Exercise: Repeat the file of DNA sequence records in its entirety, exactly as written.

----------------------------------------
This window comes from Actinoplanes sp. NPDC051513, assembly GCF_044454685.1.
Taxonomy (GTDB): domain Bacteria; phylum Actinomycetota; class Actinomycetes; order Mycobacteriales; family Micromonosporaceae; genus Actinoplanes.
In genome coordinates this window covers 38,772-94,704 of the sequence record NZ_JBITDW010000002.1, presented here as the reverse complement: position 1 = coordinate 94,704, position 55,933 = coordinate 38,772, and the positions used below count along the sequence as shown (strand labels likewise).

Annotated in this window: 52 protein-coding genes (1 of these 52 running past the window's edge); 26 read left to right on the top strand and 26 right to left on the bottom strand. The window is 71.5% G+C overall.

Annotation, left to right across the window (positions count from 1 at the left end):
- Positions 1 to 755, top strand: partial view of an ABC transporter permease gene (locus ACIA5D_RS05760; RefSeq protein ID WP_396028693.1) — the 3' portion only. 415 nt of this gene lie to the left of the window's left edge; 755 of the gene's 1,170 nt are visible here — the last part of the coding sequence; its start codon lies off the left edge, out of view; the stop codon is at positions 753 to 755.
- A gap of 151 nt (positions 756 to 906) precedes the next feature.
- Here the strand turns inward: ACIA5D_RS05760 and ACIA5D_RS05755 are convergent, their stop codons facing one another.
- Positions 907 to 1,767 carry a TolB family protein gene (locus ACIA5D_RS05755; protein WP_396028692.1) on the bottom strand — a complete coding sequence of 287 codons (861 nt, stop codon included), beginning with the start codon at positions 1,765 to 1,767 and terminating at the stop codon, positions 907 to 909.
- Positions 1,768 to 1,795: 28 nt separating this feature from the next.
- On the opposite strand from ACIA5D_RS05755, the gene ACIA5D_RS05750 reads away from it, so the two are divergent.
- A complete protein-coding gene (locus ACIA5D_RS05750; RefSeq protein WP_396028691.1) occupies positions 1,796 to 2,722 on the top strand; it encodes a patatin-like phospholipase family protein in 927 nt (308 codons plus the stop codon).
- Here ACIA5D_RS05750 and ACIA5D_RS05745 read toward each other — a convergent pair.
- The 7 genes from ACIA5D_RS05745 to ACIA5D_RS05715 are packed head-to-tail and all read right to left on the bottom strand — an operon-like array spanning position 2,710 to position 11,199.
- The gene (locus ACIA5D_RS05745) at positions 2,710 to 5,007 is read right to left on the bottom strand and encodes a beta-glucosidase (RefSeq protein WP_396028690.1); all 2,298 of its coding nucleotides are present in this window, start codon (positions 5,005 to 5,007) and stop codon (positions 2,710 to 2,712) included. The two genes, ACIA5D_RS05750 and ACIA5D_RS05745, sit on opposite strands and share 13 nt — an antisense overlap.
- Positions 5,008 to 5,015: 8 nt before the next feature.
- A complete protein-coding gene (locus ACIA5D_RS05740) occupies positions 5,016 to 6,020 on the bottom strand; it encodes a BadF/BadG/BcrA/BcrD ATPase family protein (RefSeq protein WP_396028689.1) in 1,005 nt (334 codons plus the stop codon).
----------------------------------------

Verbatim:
This window comes from Actinoplanes sp. NPDC051513, assembly GCF_044454685.1.
Taxonomy (GTDB): domain Bacteria; phylum Actinomycetota; class Actinomycetes; order Mycobacteriales; family Micromonosporaceae; genus Actinoplanes.
In genome coordinates this window covers 38,772-94,704 of the sequence record NZ_JBITDW010000002.1, presented here as the reverse complement: position 1 = coordinate 94,704, position 55,933 = coordinate 38,772, and the positions used below count along the sequence as shown (strand labels likewise).

Annotated in this window: 52 protein-coding genes (1 of these 52 running past the window's edge); 26 read left to right on the top strand and 26 right to left on the bottom strand. The window is 71.5% G+C overall.

Annotation, left to right across the window (positions count from 1 at the left end):
- Positions 1 to 755, top strand: partial view of an ABC transporter permease gene (locus ACIA5D_RS05760; RefSeq protein ID WP_396028693.1) — the 3' portion only. 415 nt of this gene lie to the left of the window's left edge; 755 of the gene's 1,170 nt are visible here — the last part of the coding sequence; its start codon lies off the left edge, out of view; the stop codon is at positions 753 to 755.
- A gap of 151 nt (positions 756 to 906) precedes the next feature.
- Here the strand turns inward: ACIA5D_RS05760 and ACIA5D_RS05755 are convergent, their stop codons facing one another.
- Positions 907 to 1,767 carry a TolB family protein gene (locus ACIA5D_RS05755; protein WP_396028692.1) on the bottom strand — a complete coding sequence of 287 codons (861 nt, stop codon included), beginning with the start codon at positions 1,765 to 1,767 and terminating at the stop codon, positions 907 to 909.
- Positions 1,768 to 1,795: 28 nt separating this feature from the next.
- On the opposite strand from ACIA5D_RS05755, the gene ACIA5D_RS05750 reads away from it, so the two are divergent.
- A complete protein-coding gene (locus ACIA5D_RS05750; RefSeq protein WP_396028691.1) occupies positions 1,796 to 2,722 on the top strand; it encodes a patatin-like phospholipase family protein in 927 nt (308 codons plus the stop codon).
- Here ACIA5D_RS05750 and ACIA5D_RS05745 read toward each other — a convergent pair.
- The 7 genes from ACIA5D_RS05745 to ACIA5D_RS05715 are packed head-to-tail and all read right to left on the bottom strand — an operon-like array spanning position 2,710 to position 11,199.
- The gene (locus ACIA5D_RS05745) at positions 2,710 to 5,007 is read right to left on the bottom strand and encodes a beta-glucosidase (RefSeq protein WP_396028690.1); all 2,298 of its coding nucleotides are present in this window, start codon (positions 5,005 to 5,007) and stop codon (positions 2,710 to 2,712) included. The two genes, ACIA5D_RS05750 and ACIA5D_RS05745, sit on opposite strands and share 13 nt — an antisense overlap.
- Positions 5,008 to 5,015: 8 nt before the next feature.
- A complete protein-coding gene (locus ACIA5D_RS05740) occupies positions 5,016 to 6,020 on the bottom strand; it encodes a BadF/BadG/BcrA/BcrD ATPase family protein (RefSeq protein WP_396028689.1) in 1,005 nt (334 codons plus the stop codon).